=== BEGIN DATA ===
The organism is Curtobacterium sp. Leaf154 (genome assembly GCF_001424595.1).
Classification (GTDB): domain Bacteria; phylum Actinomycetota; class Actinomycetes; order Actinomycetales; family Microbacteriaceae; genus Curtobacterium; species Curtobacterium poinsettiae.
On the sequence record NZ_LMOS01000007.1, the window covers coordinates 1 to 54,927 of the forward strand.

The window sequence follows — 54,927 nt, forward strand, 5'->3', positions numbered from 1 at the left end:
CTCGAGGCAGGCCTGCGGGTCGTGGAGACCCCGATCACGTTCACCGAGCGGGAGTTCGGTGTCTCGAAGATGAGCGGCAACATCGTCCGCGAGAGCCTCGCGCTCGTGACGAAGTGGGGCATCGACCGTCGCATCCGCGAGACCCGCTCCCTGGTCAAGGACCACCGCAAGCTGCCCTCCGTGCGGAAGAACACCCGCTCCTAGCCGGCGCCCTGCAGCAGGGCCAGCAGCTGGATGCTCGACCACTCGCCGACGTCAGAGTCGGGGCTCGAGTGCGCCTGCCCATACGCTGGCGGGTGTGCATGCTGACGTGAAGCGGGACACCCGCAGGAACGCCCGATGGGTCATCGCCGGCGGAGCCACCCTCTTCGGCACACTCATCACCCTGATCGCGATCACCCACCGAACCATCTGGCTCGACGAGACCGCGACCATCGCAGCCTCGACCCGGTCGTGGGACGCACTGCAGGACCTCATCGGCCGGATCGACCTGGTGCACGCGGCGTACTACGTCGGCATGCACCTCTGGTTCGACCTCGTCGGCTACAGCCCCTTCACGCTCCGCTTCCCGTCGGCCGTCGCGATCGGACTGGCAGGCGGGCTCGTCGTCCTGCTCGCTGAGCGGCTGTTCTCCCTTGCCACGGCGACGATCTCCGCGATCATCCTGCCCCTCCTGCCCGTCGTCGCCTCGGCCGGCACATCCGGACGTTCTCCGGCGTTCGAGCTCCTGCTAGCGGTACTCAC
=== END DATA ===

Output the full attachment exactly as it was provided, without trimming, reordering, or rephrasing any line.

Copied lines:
The organism is Curtobacterium sp. Leaf154 (genome assembly GCF_001424595.1).
Classification (GTDB): domain Bacteria; phylum Actinomycetota; class Actinomycetes; order Actinomycetales; family Microbacteriaceae; genus Curtobacterium; species Curtobacterium poinsettiae.
On the sequence record NZ_LMOS01000007.1, the window covers coordinates 1 to 54,927 of the forward strand.

The window sequence follows — 54,927 nt, forward strand, 5'->3', positions numbered from 1 at the left end:
CTCGAGGCAGGCCTGCGGGTCGTGGAGACCCCGATCACGTTCACCGAGCGGGAGTTCGGTGTCTCGAAGATGAGCGGCAACATCGTCCGCGAGAGCCTCGCGCTCGTGACGAAGTGGGGCATCGACCGTCGCATCCGCGAGACCCGCTCCCTGGTCAAGGACCACCGCAAGCTGCCCTCCGTGCGGAAGAACACCCGCTCCTAGCCGGCGCCCTGCAGCAGGGCCAGCAGCTGGATGCTCGACCACTCGCCGACGTCAGAGTCGGGGCTCGAGTGCGCCTGCCCATACGCTGGCGGGTGTGCATGCTGACGTGAAGCGGGACACCCGCAGGAACGCCCGATGGGTCATCGCCGGCGGAGCCACCCTCTTCGGCACACTCATCACCCTGATCGCGATCACCCACCGAACCATCTGGCTCGACGAGACCGCGACCATCGCAGCCTCGACCCGGTCGTGGGACGCACTGCAGGACCTCATCGGCCGGATCGACCTGGTGCACGCGGCGTACTACGTCGGCATGCACCTCTGGTTCGACCTCGTCGGCTACAGCCCCTTCACGCTCCGCTTCCCGTCGGCCGTCGCGATCGGACTGGCAGGCGGGCTCGTCGTCCTGCTCGCTGAGCGGCTGTTCTCCCTTGCCACGGCGACGATCTCCGCGATCATCCTGCCCCTCCTGCCCGTCGTCGCCTCGGCCGGCACATCCGGACGTTCTCCGGCGTTCGAGCTCCTGCTAGCGGTACTCAC